A second method of ‘dry canning’ has surfaced, even more unsafe than the first. One unsafe method of dry canning is oven ‘canning’ of dry goods such as dry beans, nuts or flour. This method of ‘preserving’ dry foods really isn’t canning and it isn’t considered safe. A second method of ‘dry canning’ involves placing raw vegetables such as corn, green beans, carrots, and beets in canning jars with no added liquid, sealing jars, and pressure canning for the same amount of time as if you had added the required liquid. The USDA Hotline has received questions about this method of preserving food. What does research tell us about dry ‘canning’ of vegetables or other low-acid foods?
- Pressure canning low-acid vegetables without adding liquid to the jars is extremely hazardous. The liquid that we add to jars before pressure canning green beans, corn, carrots, beets or other vegetables is required for safety.
- Liquid added to canning jars circulates heat inside the jars. As steam builds pressure inside the canner, the temperature inside the canner rises. Hot, circulating steam transfers heat to the glass walls of the jars. Liquid circulating inside the jars then picks up the heat from the glass and transfers the heat to all points inside the container, including to the cold spot, helping to ensure a safe product. This type of heating is known as convection heating.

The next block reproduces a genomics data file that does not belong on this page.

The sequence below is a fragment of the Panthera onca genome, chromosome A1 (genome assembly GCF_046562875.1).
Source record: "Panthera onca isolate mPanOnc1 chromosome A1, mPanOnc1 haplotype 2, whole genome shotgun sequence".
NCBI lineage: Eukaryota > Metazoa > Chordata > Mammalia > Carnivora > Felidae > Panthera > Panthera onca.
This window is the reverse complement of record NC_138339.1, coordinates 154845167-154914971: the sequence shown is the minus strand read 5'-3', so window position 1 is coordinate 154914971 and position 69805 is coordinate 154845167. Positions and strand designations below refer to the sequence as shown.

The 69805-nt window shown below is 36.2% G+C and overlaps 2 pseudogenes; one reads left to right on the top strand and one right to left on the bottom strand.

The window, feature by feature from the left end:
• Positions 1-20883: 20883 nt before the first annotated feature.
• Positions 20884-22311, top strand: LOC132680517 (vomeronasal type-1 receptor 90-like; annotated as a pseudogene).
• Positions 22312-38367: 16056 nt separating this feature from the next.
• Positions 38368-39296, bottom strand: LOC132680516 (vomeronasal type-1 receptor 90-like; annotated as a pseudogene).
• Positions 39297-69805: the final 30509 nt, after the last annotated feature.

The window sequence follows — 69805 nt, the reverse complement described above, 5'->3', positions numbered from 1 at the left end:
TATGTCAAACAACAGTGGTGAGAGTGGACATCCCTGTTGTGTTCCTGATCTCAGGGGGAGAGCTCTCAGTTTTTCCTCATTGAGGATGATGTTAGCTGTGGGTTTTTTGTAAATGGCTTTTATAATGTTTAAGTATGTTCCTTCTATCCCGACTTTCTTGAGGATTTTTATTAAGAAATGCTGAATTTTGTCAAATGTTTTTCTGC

- Without added liquid, food heats by conduction. The food heats from the outside to the inside, similar to when cooking a roast. The time that it takes to heat the cold spot depends on the rate of heat transfer to the food and the rate of heat transfer within the food, and can take much longer than convection heating.
- Besides being an efficient way of transferring heat within the jars, the added liquid increases the ‘killing power’ of the heat. Bacteria and bacterial spores are more sensitive to wet heat than to dry heat. Cooking food in liquid will result in more rapid microbial death than cooking in air.
Dry canning of vegetables presents the risk of botulism poisoning. To find out more about this deadly illness, visit the CDC website. Fortunately, there are research-tested recipes for home canning and preserving and following these recipes as directed will yield safe, high quality foods for you and your family. In Wisconsin, safe preserving recipes are part of the Wisconsin Safe Food Preservation Series (see the Safe Preserving Recipes tab). An excellent national resource for home preserving information can be found at the National Center for Home Food Preservation at the University of Georgia.